FiveThiryEight‘s Walter Hickey has an interesting analysis of the data of TV reviews on IMDB.com and the gender bias of men rating shows aimed at a female audience. Hickey doesn’t delve into the rationale of why men would rate TV shows like Sex and the City so low, mostly because he’s just looking at the numbers. I’m, however, interested in something the numbers can’t reveal–whether or not the men who reviewed the shows poorly actually watched them. I know many people love The Walking Dead. Jason is one of them, and so I read episode recaps just to keep up with the conversation. But I don’t watch it because I don’t like zombie narratives. (Long explanation: I read Robert Hughes’s The Fatal Shore right when the zombie craze got big, and since Hughes’s book details a lot of cannibalism as part of the found of Australia, I equate zombies with cannibalism and that’s apparently a big phobia of mine. It’s also the reason I never recommend the otherwise interesting object novel The Collector, Collector because it features a scene with a self-cannibal–that’s what you think it is–that’s too disturbing for words.) I would never rate The Walking Dead because I haven’t seen it. I can’t speak to the quality of the show. I just wonder if these IMDB raters have watched everything they rate or if these male raters just dismiss a show aimed at women out of hand as being lesser?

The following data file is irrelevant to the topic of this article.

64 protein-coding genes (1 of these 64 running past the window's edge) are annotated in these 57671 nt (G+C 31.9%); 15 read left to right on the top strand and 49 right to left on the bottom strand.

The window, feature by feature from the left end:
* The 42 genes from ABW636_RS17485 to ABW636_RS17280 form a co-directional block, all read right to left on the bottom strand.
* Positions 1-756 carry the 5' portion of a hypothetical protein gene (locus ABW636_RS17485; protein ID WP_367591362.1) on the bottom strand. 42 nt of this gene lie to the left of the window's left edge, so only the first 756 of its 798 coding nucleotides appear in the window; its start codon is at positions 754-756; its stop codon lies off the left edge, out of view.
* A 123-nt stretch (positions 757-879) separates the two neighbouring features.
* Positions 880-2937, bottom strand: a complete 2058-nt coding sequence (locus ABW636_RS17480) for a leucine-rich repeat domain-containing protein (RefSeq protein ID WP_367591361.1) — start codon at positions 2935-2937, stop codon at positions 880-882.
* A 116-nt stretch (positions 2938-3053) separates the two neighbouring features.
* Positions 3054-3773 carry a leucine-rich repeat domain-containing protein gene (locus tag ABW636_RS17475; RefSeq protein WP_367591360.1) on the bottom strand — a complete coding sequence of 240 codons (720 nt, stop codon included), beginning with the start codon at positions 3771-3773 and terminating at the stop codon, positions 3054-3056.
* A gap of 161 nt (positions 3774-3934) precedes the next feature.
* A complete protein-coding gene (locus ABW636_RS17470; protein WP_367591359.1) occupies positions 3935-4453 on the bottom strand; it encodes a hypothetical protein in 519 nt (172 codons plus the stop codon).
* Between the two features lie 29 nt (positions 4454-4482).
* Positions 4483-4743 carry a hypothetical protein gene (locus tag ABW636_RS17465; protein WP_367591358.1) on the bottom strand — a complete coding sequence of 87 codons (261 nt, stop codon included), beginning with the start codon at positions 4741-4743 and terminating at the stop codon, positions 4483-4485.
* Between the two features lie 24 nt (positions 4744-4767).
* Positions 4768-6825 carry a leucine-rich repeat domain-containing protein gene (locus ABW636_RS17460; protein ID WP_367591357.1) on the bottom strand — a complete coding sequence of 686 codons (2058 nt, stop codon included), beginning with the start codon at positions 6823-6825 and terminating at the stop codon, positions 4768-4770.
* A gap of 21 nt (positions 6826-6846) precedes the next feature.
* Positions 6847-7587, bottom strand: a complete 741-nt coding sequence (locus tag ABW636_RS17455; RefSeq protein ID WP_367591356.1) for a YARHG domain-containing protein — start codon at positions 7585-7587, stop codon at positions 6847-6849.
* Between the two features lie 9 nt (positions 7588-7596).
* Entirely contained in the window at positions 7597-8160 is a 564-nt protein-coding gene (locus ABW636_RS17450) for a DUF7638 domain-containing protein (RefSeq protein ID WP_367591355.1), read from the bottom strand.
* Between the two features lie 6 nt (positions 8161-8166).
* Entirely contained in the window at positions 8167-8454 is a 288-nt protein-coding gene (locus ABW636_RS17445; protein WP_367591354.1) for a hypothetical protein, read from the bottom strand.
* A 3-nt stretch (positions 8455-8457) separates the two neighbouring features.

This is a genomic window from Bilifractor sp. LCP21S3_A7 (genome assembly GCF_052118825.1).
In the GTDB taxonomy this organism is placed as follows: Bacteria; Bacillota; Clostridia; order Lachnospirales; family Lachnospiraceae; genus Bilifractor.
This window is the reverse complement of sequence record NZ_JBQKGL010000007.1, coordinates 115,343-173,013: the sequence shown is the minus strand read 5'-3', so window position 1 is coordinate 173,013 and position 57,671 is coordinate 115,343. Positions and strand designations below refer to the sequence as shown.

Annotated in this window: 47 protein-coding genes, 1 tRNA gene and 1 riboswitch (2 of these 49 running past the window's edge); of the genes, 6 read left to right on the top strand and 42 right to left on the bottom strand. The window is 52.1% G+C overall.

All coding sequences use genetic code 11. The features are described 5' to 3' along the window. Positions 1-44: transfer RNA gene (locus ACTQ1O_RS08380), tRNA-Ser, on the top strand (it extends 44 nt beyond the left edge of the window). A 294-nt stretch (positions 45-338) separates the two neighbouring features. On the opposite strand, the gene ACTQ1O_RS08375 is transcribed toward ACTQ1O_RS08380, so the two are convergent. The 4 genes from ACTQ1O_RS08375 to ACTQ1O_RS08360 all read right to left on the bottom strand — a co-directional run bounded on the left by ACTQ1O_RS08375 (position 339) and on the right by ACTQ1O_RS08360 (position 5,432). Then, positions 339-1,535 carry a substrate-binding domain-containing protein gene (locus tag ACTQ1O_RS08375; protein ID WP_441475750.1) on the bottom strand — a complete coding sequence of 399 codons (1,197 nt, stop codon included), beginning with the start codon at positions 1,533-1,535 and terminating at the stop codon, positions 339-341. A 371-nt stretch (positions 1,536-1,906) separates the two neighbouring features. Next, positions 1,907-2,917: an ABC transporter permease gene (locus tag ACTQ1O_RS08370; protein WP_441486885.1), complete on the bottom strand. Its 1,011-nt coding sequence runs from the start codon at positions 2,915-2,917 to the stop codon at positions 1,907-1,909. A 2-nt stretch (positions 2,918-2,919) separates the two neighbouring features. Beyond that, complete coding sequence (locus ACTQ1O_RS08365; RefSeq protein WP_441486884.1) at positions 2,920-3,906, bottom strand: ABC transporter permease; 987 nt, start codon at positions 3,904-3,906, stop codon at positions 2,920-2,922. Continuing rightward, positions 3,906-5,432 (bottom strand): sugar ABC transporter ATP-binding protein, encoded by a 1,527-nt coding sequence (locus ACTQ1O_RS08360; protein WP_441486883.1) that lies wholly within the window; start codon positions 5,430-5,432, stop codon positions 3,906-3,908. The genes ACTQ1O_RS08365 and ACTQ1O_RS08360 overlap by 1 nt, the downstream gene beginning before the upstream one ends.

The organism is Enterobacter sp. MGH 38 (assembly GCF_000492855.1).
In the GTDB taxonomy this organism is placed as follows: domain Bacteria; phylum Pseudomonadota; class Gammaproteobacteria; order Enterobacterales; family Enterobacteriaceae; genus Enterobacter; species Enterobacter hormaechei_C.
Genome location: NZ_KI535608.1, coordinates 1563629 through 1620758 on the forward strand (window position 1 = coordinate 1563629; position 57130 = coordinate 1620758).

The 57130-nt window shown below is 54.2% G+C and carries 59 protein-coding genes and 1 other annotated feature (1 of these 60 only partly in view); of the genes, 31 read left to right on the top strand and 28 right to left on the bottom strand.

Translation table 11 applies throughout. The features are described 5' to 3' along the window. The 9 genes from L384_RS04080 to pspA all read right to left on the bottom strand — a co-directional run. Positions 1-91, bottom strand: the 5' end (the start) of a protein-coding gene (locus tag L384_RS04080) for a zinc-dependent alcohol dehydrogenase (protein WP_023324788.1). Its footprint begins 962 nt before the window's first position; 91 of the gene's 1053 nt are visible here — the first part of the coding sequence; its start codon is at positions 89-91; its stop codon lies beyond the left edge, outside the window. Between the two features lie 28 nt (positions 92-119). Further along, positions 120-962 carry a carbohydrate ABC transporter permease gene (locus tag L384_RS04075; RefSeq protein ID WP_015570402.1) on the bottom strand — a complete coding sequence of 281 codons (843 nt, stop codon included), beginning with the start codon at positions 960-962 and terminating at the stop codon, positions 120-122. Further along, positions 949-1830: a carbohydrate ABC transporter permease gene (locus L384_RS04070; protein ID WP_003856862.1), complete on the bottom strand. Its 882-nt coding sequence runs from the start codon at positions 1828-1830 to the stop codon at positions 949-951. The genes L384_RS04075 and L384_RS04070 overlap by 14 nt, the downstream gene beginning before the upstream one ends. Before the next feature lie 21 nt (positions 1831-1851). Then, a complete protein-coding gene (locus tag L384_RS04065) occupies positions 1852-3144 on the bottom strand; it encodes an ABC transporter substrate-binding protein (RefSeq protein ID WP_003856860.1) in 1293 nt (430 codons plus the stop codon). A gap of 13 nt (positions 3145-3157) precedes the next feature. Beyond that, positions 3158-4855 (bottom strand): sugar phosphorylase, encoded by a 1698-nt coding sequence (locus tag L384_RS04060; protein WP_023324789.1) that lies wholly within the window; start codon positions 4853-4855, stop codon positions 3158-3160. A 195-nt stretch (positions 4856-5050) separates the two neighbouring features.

Also, if a show doesn’t “speak” to you based on identity, does that in fact make it of lesser quality? It’s a question my students struggle with when they write review essays. Just because you don’t identify with a show or like it doesn’t make it bad, per se. I, for instance, don’t particularly like Rick and Morty. I find Dan Harmon’s view of the world twisted and self-centered. Yet, I can’t deny that it’s a quality show with creative ideas that I’m just not going to seek out.